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William Hedley
MusicWeb International, March 2012

Walter Gieseking has long been one of my favourite pianists in the music of Debussy, so I was intrigued to know how I would feel about his Beethoven playing. The result is a triumph.

I was most apprehensive about the sound… My technical knowledge of recorded sound restoration is virtually nil, and I haven’t heard these performances in any other transfers. These two factors should be taken into account when I say that it seems to me that Ward Marston has worked miracles with these recordings. Background hiss is fairly high, but it has been most sensitively dealt with, fading in and out, for example; also, it is maintained between movements so as not to break the atmosphere, a nice touch. In short, whilst you never forget you are listening to 78 rpm records, you are conscious that they are in pristine condition and that they are not going to wear out! The piano sound itself is clean and immediate, and is that the pianist himself humming or groaning here and there? All this helps the listener concentrate on the music and the playing and (almost) to forget about the sound.

Do listen to these performances. They are not mainstream, but they are very satisfying indeed. © 2012 MusicWeb International Read complete review



Christopher Howell
MusicWeb International, January 2012

So I wonder; was Gieseking thinking here of the fortepiano? Textures are kept light and clean—the opening chords of the Waldstein are sometimes quoted as the sort of Beethoven that sounds muddy on the modern piano, but not when Gieseking plays them. The Beethovenian argument is conveyed with speed and vitality, the pianist even seeming to run over his own fingers at times.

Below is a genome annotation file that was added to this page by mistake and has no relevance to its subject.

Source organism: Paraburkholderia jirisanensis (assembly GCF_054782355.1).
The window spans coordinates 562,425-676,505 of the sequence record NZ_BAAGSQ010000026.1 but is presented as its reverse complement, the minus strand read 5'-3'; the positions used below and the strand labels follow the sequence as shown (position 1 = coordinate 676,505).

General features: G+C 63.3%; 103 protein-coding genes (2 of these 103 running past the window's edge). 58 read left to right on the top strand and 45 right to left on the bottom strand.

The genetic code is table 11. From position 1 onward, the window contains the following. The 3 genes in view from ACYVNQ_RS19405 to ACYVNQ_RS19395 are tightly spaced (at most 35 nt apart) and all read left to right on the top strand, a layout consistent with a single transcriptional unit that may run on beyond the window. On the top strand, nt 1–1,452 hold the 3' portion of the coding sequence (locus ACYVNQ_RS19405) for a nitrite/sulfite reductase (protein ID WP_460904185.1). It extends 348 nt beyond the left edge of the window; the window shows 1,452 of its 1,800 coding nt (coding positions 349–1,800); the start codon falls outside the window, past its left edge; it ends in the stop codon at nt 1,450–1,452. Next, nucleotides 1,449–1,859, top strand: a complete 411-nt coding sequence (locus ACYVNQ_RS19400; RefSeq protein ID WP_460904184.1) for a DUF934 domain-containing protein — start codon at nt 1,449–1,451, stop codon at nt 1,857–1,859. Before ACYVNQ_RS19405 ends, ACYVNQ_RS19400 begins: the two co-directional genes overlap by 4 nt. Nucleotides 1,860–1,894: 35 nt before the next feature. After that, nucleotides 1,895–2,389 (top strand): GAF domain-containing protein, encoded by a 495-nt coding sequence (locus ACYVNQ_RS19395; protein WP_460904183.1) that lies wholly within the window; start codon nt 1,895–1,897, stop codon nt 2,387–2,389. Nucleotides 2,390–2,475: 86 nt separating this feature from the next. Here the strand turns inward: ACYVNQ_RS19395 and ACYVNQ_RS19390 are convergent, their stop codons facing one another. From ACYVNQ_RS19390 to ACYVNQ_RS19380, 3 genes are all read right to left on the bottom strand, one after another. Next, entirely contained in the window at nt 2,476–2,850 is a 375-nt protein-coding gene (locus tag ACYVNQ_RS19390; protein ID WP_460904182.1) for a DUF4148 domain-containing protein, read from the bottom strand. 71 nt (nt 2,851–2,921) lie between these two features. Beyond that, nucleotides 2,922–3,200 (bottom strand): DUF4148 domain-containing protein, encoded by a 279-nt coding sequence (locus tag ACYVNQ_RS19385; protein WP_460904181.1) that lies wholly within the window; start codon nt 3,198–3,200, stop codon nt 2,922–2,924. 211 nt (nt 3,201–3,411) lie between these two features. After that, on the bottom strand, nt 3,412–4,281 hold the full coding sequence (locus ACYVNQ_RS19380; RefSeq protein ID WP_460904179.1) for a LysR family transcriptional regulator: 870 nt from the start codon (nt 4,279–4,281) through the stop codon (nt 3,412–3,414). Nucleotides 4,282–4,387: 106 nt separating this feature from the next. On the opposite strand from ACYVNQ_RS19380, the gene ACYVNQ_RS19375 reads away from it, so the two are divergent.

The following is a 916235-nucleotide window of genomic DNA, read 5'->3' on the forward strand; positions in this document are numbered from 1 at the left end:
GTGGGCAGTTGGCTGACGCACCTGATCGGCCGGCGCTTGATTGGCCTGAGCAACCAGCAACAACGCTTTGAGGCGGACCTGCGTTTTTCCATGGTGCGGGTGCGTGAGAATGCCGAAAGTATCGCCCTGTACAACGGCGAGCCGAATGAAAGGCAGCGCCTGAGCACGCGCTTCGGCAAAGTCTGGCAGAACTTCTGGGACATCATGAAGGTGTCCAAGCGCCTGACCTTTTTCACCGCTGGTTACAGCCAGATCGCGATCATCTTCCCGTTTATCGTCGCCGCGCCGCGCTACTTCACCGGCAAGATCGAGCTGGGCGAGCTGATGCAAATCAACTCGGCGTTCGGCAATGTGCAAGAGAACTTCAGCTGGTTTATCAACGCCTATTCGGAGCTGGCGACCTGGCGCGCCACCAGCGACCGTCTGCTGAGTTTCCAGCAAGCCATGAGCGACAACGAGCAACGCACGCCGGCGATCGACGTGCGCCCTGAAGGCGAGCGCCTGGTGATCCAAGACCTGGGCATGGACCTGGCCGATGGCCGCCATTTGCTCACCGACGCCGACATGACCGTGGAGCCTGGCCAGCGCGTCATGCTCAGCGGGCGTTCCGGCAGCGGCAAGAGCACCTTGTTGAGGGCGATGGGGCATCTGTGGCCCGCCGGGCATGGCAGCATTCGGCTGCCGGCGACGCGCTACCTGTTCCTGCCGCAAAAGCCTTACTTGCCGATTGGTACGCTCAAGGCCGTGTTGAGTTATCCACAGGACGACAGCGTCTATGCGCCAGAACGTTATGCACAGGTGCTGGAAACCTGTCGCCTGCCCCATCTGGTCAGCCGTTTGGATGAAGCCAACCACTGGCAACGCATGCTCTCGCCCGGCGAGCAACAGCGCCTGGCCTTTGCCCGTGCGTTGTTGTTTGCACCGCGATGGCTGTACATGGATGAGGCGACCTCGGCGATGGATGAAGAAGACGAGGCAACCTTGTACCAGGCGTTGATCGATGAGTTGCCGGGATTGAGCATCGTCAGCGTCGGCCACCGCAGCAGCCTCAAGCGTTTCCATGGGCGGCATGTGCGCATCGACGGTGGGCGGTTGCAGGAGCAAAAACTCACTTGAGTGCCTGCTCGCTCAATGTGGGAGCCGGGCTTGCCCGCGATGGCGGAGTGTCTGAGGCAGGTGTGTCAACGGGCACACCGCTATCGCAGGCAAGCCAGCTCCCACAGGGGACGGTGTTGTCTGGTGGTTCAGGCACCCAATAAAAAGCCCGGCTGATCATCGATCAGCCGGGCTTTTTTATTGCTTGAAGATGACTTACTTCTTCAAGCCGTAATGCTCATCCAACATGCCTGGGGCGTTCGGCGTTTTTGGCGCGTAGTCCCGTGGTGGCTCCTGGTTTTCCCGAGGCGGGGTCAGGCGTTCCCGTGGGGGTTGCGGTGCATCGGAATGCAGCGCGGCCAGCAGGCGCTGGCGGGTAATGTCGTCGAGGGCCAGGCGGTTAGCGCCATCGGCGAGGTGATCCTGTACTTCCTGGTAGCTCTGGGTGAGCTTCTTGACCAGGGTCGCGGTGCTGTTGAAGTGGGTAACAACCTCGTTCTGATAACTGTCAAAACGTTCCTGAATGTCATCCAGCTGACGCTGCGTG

…performances to make you reassess your reactions to the music. And teachers and parents of children learning op.49/2 should consider the modest price worth paying just for a perfect performance of that little work. © 2012 MusicWeb International Read complete review



Bryce Morrison
Gramophone, December 2011

Walter Gieseking…at his finest…offers playing of an astonishing fleetness and patrician beauty. Gieseking creates his own distinctive ambience and, like a river in full spate, sweeps all before him.

Gieseking once again creates his own entirely personal sense of menace and power. Such playing, like being at the centre of a vortex and by the pianist’s own admission, had little to do with hours spent in the practice room but rather with an innate musical and technical talent and perception. All lovers of an entirely individual pianistic genius will have to have this and, once again, Ward Marston’s restoration is exemplary.

To read the complete review, please visit Gramophone online.



David Denton
David's Review Corner, September 2011

Born in France of German parents, Walter Gieseking became recognised as one of the finest interpreters of the French Impressionist composers. Yet his concert debut was made playing Beethoven’s sonatas, and they were to become an important part of a career interrupted by two world wars. He travelled extensively, and prior to his questionable relationship with the Nazi party, was highly acclaimed in the United States where two of the sonata recordings were made in 1939. Critics at the time saw his performances as very different in approach to Schnabel and Kempff, the two leading Beethoven exponents of the time, Gieseking more interested in the passion and drama than the soul searching of his contemporaries. Certainly in his account of the Waldstein everything is staked on extracting the maximum degree of excitement, the pulse changing frequently as the mood takes him. At times in the outer movements racing forward faster than his extremely nimble fingers can control. I guess in the concert hall it must have been an energizing experience. Much the same can be said of his outgoing Appassionata where he keeps the central movement moving without sentimentality. I find his Twenty-eighth episodic, yet the most interesting on the disc, while his highly detailed account of the Thirtieth has much to commend it.  The sound quality is variable, the Twentieth made in Berlin in 1940 sounding more akin to a forte piano, but two years earlier the Waldstein is admirable. The New York sessions—for the Twenty-third and Twenty-eighth—are outstanding for the era. The transfers are admirable.






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